crop ph requirement News

  • Soil gives away soybean pathogen’s presence

    New research reveals that soil pH is a useful guide for farmers and agronomists to detect and manage soybean cyst nematode, a devastating soybean pathogen. The investigation uncovered a relationship between high soil pH, which is already outside the ideal growing conditions for soybean, and high populations of cyst nematodes. Scientists from Iowa State University and University of ...

  • Australian Growers directed to certified laboratories

    Grain growers are encouraged to make sure that the soil testing laboratory they use in coming months is certified to conduct the test they require. This is one of the messages contained in a new Grains Research and Development Corporation (GRDC) fact sheet Better Fertiliser Decisions for Crop Nutrition. Department of Agriculture and Food (DAFWA) researcher Ross Brennan said soil ...

  • New tests confirm efficiency of Hortipray® micronutri Fe as an alternative to chelates

    Following initial successful tests of Prayon’s Hortipray® micronutri Fe on cucumbers, new experiments carried out on tomatoes and strawberries at the Hoogstraten Research Centre (Belgium) have confirmed the product efficiency in enhancing iron uptake by the plant in substrate grown crops. This new fertiliser is a combination of iron and specialty phosphate developed and patented by ...


    By Prayon Group

  • Household compost as good for soil as conventional fertilisers, say EU researchers

    Since 2005, conventional disposal of organic waste has been prohibited in Sweden. Instead, this waste is incinerated or separated at source, processed (composted or anaerobically digested) and recycled as fertiliser on crop land. A new study has investigated the use of organic waste from different sources as a fertiliser and found that residue from biogas production is an effective fertiliser. ...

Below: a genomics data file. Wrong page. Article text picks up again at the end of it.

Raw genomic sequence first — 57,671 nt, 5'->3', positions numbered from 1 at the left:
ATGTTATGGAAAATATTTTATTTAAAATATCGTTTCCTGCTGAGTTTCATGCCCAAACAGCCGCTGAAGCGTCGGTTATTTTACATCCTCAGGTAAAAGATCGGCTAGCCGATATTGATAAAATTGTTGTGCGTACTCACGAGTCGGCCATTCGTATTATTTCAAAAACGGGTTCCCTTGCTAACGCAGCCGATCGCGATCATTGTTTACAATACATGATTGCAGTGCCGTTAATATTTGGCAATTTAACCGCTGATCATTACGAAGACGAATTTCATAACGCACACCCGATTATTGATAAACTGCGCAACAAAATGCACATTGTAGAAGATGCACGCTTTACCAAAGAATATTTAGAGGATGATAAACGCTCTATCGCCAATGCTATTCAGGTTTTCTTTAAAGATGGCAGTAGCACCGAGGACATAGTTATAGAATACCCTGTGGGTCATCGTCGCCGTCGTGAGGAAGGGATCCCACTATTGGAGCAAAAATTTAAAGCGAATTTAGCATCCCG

• USSEC Provides Trade and Technical Servicing to Shrimp Producers in Peru

    USSEC provided technical support to commercial shrimp growers in Peru by holding multiple discussions with a feedmill representative and fish and shrimp producers about modifying diet formulations for fish and shrimp by incorporating more soybean meal derived from U.S.-grown soybeans. Visits to fish and shrimp farms and facilities by USSEC consultants Dr. John Hargreaves and Jairo Amezquita ...

  • Iron deficiency in soil threatens soybean production

    An expansion of soybean production into areas where soybean has seldom, if ever, been grown can be problematic for some farmers. Soils having high pH values and large amounts of calcium and/or magnesium carbonate are notoriously iron deficient. Iron deficient soils in the North Central United States are estimated to reduce soy bean production by 12.5 million bushels every year. John Wiersma, a ...

  • CleanGrow introduces first-in-kind multi-ion CNT-based sensor for horticultural and other applications

    This week at Horti Fair in The Netherlands, the horticulture industry's premier tradeshow, CleanGrow will introduce its breakthrough multi-ion measurement solution capable of analyzing up to six ions simultaneously. The product combines a carbon nanotube-based sensor with a multi-ion meter for on-site measurements and real-time feedback. Currently optimized for horticultural applications, the ...


    By CleanGrow

  • GWT Series Natural Zeolite Media Agricultural Applications

    Zeolite based fertilizers are known to be "smart fertilizers" due to the high cation exchange capacity (CEC) and porous crystalline structure. Zeolite is the only negatively-charged mineral in existence in the world, for these purposes it has therefore has significant uses across a wide range of applications and in particular in Agriculture applications. Zeolite has a known ability to act as a ...

  • Climate impact on agriculture could lead to calamity

    New research predicts that climate change will transform agriculture, with a drop in yields of up to 18% by 2050 in terms of calories harvested. By then, the global population will have risen by more than 18%, so the consequences could be calamitous. That’s the worst projected outcome. By the same date, the researchers say, yields in terms of calories could have risen by 3%, but that would ...


    By Climate News Network

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